Emerging investigator series: engineering membrane distillation with nanofabrication: design, performance and mechanisms†
Anti-fouling and durability are two important parameters that are closely associated with the development and deployment of membrane distillation (MD). In this study, we reported a nanoimprinted, omniphobic polytetrafluoroethylene (PTFE) membrane with a hierarchical rough structure for the MD process. A highly ordered, circular surface pattern was first imparted to a PTFE membrane substrate via a nanoimprint technique. An ultrathin TiO2 layer was deposited onto the nanoimprinted membrane to create a spherical hierarchical rough structure via atomic layer deposition as well as an initiator for chemical fluorination of the membrane. The resultant, nanofabricated membrane exhibited a water contact angle of 155° and a contact angle above 100° against a range of low surface tension liquids. In addition, the nanofabricated membrane displayed a high and stable water flux of around 34 L m−2 h−1 for more than 24 hours, and nearly complete salt rejection with the presence of surfactants. Most importantly, the water flux recovery rate of the resultant membrane was more than 91.3% after three fouling–cleaning cycles, demonstrating excellent fouling reversibility. The new strategy proposed here that combines the nanoimprint technique and superhydrophobic modification sheds light on developing MD membranes with considerable durability and anti-fouling performance.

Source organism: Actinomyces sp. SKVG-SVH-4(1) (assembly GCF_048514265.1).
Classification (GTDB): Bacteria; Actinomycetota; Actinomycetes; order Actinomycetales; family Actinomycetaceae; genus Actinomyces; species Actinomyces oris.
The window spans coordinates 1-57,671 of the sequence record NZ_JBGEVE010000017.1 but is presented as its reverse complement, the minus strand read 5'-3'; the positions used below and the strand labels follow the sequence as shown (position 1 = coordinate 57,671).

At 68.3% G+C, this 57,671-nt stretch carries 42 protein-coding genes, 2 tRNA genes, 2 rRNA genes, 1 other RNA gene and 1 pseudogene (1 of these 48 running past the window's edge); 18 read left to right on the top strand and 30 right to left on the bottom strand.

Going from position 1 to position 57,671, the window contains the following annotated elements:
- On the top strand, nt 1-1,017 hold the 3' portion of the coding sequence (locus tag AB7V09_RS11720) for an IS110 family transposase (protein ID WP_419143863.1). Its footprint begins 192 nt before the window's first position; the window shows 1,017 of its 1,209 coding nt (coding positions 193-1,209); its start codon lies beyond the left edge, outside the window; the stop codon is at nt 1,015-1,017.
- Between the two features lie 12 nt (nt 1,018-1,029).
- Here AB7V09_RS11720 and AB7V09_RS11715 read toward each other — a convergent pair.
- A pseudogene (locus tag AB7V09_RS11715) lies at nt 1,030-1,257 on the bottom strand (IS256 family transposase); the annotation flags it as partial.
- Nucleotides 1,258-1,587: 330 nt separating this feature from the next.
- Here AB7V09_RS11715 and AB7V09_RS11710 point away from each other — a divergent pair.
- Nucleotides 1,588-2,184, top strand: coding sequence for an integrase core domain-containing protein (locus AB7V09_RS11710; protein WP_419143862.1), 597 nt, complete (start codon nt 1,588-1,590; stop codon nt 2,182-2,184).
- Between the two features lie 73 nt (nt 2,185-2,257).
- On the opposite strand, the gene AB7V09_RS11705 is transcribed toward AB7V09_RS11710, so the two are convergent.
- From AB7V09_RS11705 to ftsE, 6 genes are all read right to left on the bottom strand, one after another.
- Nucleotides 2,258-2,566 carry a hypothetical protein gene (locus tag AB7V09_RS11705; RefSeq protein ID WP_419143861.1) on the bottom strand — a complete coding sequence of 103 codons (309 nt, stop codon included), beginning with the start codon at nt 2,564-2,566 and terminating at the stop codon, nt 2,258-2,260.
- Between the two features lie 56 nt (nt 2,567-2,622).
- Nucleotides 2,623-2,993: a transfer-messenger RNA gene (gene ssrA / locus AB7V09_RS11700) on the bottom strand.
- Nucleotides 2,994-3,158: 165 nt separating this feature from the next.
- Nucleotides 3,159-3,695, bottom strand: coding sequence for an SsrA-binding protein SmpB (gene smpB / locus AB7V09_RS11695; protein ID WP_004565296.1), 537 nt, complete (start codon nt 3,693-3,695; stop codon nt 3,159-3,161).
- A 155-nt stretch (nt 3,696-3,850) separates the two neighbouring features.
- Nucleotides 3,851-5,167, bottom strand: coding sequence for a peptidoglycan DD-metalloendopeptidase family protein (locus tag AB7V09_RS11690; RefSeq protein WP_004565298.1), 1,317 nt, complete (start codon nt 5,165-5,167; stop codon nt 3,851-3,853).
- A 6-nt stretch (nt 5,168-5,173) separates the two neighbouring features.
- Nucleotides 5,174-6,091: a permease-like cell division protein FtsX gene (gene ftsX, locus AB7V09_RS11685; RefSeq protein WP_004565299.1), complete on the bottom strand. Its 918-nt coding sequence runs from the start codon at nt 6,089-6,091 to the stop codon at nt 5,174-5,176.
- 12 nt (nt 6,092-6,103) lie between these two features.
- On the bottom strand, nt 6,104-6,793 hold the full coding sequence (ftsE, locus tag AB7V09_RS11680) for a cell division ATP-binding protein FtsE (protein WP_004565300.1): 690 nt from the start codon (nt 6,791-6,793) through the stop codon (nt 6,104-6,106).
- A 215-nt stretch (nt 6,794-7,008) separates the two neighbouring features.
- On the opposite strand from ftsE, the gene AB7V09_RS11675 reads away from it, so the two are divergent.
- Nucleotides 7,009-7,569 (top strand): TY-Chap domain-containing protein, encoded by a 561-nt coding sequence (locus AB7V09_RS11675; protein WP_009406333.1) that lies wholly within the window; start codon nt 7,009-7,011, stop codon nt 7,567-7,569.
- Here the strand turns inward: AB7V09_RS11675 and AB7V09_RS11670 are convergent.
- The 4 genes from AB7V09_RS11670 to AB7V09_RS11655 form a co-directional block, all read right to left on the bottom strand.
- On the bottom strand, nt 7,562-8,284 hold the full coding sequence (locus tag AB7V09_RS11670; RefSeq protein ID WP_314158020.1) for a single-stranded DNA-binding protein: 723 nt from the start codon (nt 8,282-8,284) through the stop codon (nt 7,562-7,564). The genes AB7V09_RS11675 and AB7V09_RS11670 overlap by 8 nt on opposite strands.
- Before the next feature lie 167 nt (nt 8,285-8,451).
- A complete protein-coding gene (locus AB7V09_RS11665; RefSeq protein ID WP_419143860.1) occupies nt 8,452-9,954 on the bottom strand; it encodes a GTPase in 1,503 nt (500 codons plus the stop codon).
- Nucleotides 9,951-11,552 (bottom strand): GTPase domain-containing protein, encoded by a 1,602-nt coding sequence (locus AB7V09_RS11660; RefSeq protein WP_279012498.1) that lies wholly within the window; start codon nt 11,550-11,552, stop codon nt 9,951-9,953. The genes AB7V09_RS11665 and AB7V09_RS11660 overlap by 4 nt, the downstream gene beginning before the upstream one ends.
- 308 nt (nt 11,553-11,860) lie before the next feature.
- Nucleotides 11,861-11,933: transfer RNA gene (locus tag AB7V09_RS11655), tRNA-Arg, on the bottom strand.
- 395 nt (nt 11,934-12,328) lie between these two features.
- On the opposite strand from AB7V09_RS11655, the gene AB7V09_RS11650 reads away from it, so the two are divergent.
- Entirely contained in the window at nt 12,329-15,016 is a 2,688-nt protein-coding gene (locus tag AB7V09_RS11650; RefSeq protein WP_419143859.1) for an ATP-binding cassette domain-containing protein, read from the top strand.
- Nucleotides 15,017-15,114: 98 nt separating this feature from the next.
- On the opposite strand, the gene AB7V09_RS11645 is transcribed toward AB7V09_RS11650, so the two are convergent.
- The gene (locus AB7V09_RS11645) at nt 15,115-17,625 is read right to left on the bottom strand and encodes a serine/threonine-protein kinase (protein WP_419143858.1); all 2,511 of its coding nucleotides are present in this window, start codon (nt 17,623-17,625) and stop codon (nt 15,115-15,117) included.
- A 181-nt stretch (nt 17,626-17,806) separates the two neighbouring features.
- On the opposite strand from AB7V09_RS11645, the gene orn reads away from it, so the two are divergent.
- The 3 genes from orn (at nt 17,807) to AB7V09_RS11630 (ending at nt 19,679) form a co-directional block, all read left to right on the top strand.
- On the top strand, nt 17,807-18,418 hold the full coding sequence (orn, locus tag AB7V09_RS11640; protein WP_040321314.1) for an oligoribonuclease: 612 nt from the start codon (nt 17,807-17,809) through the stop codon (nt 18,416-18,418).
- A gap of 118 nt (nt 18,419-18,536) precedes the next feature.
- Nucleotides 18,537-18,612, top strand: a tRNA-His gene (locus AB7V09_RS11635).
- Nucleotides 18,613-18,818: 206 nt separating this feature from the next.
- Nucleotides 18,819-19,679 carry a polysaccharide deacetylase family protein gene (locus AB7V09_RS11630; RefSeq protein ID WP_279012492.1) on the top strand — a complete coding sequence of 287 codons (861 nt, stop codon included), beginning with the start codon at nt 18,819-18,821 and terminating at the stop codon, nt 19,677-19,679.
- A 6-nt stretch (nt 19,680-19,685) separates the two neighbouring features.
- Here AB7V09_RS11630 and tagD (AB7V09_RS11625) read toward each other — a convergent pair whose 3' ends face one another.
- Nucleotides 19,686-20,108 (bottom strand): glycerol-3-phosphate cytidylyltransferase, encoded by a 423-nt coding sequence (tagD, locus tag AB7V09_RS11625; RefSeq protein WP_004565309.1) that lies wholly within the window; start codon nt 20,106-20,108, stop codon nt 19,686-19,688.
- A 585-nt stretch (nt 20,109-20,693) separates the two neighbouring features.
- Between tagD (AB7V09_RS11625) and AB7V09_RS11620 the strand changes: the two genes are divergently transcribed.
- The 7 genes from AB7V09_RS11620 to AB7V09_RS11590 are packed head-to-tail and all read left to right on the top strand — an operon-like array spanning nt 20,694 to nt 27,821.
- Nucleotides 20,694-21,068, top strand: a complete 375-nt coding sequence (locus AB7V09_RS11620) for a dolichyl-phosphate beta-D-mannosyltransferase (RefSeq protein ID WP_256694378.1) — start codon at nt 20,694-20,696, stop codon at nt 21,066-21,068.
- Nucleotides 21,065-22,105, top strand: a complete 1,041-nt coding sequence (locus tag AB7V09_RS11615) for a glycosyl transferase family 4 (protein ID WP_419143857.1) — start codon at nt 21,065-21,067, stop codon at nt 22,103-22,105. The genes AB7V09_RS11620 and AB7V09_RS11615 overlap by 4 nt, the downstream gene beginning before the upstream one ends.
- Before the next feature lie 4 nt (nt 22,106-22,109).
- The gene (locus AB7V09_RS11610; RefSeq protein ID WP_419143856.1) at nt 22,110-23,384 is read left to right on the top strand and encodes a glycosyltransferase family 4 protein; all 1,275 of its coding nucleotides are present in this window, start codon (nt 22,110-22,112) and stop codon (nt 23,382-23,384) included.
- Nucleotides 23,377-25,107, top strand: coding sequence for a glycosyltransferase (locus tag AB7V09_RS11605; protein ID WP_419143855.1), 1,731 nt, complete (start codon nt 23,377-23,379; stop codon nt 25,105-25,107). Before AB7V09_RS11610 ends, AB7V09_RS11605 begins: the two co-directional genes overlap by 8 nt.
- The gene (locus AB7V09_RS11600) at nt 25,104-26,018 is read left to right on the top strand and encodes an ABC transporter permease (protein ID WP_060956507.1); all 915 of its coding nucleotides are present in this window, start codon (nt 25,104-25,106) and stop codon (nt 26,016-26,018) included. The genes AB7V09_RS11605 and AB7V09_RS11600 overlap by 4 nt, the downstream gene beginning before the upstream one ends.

- This article is part of the themed collections: Emerging Investigator Series and Environmental Science: Water Research & Technology Cover Art